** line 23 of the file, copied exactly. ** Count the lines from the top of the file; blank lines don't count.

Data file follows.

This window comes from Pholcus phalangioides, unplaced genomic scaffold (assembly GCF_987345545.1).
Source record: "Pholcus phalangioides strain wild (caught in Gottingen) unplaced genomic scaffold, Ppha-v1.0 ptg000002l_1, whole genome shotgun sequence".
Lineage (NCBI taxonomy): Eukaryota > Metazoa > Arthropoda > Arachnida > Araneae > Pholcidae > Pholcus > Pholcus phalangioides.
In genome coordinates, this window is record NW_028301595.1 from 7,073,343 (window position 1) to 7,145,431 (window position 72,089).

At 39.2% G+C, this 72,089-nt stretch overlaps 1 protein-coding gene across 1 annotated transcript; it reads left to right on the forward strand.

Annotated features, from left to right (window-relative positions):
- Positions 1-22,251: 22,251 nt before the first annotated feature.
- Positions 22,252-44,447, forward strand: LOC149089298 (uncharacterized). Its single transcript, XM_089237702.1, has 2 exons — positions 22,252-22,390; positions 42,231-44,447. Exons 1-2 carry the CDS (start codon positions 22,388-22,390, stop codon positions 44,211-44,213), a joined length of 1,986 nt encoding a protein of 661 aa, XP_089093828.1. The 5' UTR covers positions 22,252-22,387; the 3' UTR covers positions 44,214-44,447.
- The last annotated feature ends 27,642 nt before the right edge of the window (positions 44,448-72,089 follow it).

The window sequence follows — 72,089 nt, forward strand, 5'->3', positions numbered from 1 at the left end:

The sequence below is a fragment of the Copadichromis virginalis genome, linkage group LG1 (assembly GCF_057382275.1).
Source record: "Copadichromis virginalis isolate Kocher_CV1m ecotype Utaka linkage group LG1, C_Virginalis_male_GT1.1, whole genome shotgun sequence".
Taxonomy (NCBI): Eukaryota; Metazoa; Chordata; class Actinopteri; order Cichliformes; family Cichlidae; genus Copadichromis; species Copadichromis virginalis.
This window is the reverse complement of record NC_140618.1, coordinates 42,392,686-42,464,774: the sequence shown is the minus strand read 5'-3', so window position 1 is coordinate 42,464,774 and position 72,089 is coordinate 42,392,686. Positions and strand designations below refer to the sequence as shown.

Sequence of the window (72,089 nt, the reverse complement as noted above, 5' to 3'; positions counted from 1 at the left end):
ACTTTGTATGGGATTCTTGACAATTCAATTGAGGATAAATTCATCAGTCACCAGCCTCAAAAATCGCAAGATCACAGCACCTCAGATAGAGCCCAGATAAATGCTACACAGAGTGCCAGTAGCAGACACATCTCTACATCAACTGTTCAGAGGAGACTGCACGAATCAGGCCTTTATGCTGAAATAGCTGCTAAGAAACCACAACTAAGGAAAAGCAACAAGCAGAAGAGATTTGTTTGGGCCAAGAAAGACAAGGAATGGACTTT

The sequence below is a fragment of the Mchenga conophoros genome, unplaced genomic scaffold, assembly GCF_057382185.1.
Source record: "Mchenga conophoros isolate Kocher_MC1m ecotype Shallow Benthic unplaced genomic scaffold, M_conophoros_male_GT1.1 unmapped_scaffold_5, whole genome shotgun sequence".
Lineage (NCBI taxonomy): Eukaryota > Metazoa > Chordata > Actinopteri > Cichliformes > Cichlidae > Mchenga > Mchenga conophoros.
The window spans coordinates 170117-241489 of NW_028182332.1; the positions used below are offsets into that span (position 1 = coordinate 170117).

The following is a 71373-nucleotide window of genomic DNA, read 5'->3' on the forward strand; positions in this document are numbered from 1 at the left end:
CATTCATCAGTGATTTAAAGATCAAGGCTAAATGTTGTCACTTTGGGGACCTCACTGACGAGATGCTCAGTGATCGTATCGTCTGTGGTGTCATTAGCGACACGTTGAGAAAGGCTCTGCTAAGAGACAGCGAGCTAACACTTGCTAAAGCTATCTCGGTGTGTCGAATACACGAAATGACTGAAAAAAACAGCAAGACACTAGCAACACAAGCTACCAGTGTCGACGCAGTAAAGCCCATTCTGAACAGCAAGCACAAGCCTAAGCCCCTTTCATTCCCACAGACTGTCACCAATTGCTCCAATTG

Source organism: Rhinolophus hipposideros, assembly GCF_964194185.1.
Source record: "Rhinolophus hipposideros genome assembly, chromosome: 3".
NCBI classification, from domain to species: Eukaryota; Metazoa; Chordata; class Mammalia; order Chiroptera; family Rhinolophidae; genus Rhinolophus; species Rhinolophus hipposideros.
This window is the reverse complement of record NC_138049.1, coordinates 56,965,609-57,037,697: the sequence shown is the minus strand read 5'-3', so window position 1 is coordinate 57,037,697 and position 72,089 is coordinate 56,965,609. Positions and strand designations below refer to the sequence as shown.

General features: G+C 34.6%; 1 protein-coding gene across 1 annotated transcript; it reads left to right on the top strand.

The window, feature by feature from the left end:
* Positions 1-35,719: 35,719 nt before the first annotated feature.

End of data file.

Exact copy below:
Source organism: Rhinolophus hipposideros, assembly GCF_964194185.1.